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Medications and YOUR SMILE

  • Are Medications Ruining YOUR SMILE?

We are seeing a growing number of patients that are experiencing dryness of their mouths and a number of dental issues associated with this dryness.

In fact, some dryness of the mouth can be so severe that it is not just uncomfortable, it becomes very painful. Additionally, there are times when the throat is so parched, that a person can’t even swallow.

The Importance of Saliva

You may not have given much thought about saliva, other than the fact that the mouth is moistened by it, but the production of saliva is an important process in the mouth. It not only moistens, but it helps control the levels of  bacteria and fungi in our mouths, aids in chewing, tasting and digestion, cleans, protects and remineralizes teeth, and neutralizes our mouth after acid attacks.

Naturally, when a patient complains about a decrease in the quality and quantity of their saliva, we become concerned.

The condition of persistent dry mouth is called Xerostomia and it is a common side effect of many of the prescription and non-prescription medications we may be taking as well as a manifestation of certain diseases such as Aids, anemia, stroke, hypertension, cystic fibrosis, arthritis, Parkinson’s disease, cancer, diabetes and a condition called Sjogren’s syndrome.

Your saliva output can also be damaged by medical treatments such as radiation and chemotherapy, smoking/tobacco products, menopause and dehydration from illnesses, bulimia, excessive sweating, diarrhea, blood loss and burns.

Because our bodies are about 60% water, even a small drop in hydration can affect us immediately, let alone long term. There are over 500 medications that list dry mouth as a possible side effect.

Check out the Colgate Oral Care webpage where the classes of prescription drugs that affect the salivary glands are listed.

If you suspect that you are experiencing dry mouth, speak to your family physician and even your pharmacist as soon as possible. They can, hopefully, find a solution that is right for you.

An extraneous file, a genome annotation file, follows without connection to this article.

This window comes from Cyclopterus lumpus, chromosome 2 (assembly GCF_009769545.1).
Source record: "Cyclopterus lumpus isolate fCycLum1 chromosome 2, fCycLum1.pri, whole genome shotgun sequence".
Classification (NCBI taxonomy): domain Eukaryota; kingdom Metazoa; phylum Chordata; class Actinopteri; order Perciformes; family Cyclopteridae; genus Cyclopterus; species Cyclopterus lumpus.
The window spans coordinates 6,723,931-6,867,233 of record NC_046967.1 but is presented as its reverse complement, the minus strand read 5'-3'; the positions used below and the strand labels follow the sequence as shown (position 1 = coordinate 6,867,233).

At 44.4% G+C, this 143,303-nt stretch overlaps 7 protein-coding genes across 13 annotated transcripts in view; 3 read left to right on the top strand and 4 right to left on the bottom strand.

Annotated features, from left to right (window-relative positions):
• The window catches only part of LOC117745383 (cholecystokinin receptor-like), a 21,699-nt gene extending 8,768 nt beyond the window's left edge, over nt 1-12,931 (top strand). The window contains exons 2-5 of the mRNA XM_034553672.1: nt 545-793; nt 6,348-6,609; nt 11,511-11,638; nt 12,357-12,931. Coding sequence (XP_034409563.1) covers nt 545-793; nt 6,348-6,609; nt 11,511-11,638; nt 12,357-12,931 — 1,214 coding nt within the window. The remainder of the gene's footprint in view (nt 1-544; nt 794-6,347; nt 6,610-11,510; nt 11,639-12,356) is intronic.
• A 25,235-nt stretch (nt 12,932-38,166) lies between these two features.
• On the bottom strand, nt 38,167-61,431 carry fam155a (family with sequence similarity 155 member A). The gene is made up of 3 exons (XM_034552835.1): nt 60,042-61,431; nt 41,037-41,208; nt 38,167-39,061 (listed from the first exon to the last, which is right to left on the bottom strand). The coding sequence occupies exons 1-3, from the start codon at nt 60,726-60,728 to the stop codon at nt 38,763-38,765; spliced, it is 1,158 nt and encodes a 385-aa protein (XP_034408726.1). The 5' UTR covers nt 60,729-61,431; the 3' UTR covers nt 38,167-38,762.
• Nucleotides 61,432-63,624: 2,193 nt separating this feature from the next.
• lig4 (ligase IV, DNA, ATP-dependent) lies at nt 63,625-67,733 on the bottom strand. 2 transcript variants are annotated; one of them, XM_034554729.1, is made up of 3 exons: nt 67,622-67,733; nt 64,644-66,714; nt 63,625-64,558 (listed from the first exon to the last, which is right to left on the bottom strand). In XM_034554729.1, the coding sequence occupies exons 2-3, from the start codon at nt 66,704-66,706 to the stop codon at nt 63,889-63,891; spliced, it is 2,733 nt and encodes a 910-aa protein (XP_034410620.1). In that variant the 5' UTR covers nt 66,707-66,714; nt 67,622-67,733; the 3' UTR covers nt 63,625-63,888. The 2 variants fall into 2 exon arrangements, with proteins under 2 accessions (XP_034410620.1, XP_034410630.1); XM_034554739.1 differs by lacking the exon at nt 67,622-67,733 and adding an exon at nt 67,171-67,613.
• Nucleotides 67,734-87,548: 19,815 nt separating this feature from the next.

As dentists, we can recommend that you:

  • Restore any dental issues that have arisen due to dry mouth.
  • Ensure that you are brushing at least 3 times/day and flossing before bed.
  • Limiting your meals to 3-4/day and spacing them out 4-5 hours apart
  • Reduce the amount of sugar you intake
  • Ask your doctor to suggest the vitamins supplements that are right just for you
  • Choose a product from your local pharmacy for help with dry mouth. This includes, sprays, rinses and special toothpastes. You may have to try a few until you find one that works best for you.
  • Chew sugar-less gum or suck on sugar-free lozenges
  • Drink more water
  • Using a humidifier in your bedroom at night
  • Use a fluoride rinse at bedtime
  • If you use a mouth rinse choose an alcohol/peroxide-free product
  • Avoid weather and activity that causes excessive sweating
  • Use a nasal spray if you are experiencing sinusitis
  • Avoid tobacco, alcohol, caffeine, carbonated beverages and highly acidic juices
  • Avoid dry food such as crackers and toast
  • Avoid very salty foods

Unfortunately, if dryness of the mouth persists and is left unchecked, it can lead to tooth decay, mouth sores and gum problems. If you would like more information about dry mouth, please follow the link below:

 

 

Yours in Better Dental Health,
The Your Smile Dental Care team
(905) 576-4537
(416) 783-3533
www.yoursmiledentalcare.com


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Healthy Summer Teeth

Summer is officially here!

 

We’re looking forward to all that Summertime has to offer after one of the wettest Springs on record!

We know that rain is necessary for healthy flowers and crops, we just hope that it limits itself to overnight and the periodic shower during the hot, midday sun.

Speaking of respite from the sun, a cold, refreshing treat goes a long way to help beating the Summer’s heat.

Without raining on your summer fun, we want to remind everyone that it is very important to limit the amount of snacking in between meals to reduce the number of acid attacks that occur in your mouth during the day. Sometimes, in the hot weather, this can be a tall order to fill when you are looking for ways to cool down and stay hydrated.

If sunshine is your 2nd favourite accessory next to Your Smile,  keep in mind the idea of “Smart Snacking” so you can still beat the heat and keep your teeth safe.

 

Here are some tips to protect Your Smile this summer: 

1. Water – Water is still nature’s healthiest choice to help you stay hydrated. Zero calories and zero sugar!

2. Sweetened Beverages – If you are looking for some tasty excitement in your water there are recipes that you can find online made with xylitol as a sweetener. The great thing about using xylitol is that is helps prevent tooth decay by reducing the growth of bacteria in our mouths and blocks acids that can erode our enamel. It occurs naturally in many fruits and vegetables and once extracted to be used as a sweetener it looks and tastes like table sugar but contains 40% less calories. You can purchase xylitol in most grocery and health food stores, just be sure to read the ingredients to ensure that it does not contain other “sugars.” You may also want to try “infused water” that can be low in sugar is you choose the right fruits, vegetable and herbs. There are lots of recipes online for infused water.

3. Cheese – Eating a cube of cheese before eating will coat your teeth with a special protein called casein for added protection.